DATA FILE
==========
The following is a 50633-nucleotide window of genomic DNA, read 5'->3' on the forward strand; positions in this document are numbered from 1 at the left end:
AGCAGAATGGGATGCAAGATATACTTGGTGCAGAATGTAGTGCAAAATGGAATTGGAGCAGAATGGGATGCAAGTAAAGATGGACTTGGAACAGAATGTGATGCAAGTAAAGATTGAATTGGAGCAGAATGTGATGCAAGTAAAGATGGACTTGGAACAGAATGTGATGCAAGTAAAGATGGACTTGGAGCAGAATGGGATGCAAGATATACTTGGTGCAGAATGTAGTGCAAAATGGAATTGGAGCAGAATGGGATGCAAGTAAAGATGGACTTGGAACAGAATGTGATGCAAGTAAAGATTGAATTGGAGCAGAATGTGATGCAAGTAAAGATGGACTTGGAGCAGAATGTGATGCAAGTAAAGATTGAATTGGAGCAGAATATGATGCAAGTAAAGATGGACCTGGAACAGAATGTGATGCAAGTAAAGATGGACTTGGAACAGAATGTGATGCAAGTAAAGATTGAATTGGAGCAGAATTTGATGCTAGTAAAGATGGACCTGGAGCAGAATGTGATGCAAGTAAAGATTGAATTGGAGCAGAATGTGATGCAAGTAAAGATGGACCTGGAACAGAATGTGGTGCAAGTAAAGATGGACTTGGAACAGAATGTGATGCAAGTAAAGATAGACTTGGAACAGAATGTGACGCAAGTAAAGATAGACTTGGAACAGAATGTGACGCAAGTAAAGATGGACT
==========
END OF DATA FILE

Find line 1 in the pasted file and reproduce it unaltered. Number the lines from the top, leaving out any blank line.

The following is a 50633-nucleotide window of genomic DNA, read 5'->3' on the forward strand; positions in this document are numbered from 1 at the left end: